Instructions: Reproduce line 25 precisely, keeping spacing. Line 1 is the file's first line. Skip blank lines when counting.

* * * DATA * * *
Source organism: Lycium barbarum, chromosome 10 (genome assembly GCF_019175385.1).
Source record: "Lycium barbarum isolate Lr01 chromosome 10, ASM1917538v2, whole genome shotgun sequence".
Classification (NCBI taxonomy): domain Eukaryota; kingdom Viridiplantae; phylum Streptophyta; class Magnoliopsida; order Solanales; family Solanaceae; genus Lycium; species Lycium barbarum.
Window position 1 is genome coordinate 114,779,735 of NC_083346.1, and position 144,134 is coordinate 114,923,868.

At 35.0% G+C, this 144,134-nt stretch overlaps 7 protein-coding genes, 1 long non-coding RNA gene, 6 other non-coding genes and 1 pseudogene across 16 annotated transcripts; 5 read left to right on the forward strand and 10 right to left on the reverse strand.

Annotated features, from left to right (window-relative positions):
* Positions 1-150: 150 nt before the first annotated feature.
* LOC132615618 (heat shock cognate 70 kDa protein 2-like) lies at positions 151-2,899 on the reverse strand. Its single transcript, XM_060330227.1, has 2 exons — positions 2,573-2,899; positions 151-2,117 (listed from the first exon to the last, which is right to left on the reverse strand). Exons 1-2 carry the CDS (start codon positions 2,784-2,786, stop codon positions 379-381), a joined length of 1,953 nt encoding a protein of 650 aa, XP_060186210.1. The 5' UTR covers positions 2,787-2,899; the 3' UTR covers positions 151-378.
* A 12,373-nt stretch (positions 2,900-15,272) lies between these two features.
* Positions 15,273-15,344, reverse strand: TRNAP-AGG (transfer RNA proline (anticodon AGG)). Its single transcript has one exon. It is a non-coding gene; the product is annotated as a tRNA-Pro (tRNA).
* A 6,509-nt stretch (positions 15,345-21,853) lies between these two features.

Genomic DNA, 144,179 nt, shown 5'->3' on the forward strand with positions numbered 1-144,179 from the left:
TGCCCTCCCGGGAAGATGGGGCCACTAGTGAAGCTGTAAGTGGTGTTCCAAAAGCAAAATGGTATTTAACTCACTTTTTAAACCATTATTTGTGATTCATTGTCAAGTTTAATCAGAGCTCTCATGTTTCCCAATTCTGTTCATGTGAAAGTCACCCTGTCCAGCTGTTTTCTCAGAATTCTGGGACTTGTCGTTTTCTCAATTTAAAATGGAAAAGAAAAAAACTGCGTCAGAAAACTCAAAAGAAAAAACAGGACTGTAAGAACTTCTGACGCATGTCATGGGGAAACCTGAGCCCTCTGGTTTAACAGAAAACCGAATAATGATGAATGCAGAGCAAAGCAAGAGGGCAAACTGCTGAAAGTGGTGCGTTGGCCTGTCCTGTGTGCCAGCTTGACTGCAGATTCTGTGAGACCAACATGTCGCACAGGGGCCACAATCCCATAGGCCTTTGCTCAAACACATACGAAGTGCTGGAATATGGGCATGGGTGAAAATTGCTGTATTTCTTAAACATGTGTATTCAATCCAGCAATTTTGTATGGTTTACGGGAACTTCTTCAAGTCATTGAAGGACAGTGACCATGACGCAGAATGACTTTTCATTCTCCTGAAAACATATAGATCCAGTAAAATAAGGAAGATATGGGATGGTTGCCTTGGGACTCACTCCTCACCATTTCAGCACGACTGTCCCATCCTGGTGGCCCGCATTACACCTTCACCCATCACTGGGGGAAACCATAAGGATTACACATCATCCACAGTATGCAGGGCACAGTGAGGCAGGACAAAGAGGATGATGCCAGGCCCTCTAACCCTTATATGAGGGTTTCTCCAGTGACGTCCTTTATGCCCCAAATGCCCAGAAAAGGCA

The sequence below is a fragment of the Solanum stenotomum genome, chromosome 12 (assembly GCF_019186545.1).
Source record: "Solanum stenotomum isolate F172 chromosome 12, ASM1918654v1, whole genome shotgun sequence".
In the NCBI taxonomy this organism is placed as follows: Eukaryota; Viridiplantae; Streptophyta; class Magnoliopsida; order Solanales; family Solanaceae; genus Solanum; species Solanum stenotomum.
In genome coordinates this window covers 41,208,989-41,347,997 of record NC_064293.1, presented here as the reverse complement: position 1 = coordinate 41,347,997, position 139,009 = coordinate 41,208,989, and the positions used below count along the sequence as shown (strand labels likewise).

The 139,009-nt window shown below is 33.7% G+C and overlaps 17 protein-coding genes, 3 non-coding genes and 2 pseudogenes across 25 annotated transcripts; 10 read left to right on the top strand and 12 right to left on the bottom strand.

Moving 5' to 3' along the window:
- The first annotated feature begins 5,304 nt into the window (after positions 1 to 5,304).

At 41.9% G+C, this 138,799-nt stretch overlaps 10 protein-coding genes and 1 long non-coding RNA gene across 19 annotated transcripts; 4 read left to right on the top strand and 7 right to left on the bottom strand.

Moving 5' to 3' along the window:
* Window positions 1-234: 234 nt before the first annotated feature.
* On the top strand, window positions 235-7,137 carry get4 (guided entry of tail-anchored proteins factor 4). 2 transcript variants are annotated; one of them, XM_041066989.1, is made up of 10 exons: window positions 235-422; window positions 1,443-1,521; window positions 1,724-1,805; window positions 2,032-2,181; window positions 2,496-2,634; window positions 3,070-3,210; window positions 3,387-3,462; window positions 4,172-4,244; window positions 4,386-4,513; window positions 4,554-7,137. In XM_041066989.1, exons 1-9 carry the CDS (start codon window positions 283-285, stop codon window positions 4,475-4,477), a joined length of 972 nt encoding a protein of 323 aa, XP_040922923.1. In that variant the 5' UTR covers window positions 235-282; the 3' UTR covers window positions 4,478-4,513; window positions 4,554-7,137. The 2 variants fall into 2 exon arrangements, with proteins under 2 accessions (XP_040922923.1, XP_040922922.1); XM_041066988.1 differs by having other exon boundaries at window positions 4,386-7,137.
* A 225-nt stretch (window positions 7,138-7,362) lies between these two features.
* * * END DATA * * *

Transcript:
* A 225-nt stretch (window positions 7,138-7,362) lies between these two features.